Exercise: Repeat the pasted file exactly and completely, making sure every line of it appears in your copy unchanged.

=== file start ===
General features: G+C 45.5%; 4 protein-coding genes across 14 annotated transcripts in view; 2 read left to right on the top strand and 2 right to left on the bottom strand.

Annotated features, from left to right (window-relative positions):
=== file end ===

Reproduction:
General features: G+C 45.5%; 4 protein-coding genes across 14 annotated transcripts in view; 2 read left to right on the top strand and 2 right to left on the bottom strand.

Annotated features, from left to right (window-relative positions):